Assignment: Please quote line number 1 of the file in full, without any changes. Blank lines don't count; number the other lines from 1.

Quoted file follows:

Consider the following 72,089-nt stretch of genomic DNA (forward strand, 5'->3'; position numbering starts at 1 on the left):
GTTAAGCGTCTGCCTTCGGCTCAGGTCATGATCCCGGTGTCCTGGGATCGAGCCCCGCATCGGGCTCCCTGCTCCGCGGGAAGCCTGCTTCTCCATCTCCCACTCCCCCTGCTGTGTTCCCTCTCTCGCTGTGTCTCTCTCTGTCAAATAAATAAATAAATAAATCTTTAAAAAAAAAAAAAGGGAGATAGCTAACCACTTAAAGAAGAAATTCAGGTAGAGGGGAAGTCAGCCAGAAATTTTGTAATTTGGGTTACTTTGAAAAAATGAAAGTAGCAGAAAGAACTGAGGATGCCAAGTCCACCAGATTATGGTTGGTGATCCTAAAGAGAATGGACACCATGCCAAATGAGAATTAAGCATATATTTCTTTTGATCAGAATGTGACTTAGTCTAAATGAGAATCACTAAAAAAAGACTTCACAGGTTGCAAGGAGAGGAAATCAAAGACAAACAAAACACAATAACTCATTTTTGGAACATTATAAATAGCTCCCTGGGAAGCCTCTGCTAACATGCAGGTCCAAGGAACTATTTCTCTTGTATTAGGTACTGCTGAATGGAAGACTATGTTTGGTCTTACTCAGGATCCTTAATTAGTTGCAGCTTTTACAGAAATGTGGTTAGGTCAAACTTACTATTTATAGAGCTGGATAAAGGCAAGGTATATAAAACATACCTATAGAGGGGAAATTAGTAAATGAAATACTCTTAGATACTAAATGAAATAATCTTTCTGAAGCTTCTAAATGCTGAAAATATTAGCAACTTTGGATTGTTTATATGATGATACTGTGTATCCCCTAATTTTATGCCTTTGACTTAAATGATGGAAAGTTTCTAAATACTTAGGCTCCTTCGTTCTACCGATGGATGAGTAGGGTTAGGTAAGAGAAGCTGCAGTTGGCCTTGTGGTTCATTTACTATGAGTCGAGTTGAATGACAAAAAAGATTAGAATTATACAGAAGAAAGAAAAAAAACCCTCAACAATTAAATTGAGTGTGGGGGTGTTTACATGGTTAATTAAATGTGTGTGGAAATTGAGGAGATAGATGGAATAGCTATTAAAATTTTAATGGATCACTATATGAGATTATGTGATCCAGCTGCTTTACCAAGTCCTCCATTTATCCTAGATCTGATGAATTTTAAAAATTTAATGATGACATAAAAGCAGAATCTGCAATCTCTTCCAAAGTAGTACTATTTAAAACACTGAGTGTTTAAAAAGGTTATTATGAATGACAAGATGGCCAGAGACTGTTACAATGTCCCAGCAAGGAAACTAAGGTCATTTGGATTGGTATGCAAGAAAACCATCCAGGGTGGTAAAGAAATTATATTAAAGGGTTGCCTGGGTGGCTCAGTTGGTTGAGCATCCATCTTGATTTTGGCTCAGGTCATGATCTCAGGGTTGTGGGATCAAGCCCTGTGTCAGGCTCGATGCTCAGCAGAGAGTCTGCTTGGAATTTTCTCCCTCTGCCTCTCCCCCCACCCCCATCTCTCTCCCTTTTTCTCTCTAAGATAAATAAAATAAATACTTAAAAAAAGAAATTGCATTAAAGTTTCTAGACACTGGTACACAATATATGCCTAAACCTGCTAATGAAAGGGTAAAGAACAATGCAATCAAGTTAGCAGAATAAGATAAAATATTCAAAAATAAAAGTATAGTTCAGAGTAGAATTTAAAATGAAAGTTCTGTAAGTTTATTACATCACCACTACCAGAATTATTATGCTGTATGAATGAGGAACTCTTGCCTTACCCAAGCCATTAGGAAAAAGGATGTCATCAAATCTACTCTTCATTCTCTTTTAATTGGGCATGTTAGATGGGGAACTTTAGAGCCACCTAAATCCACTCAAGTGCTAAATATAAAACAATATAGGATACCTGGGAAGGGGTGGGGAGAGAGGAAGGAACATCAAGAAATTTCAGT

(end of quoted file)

Consider the following 72,089-nt stretch of genomic DNA (forward strand, 5'->3'; position numbering starts at 1 on the left):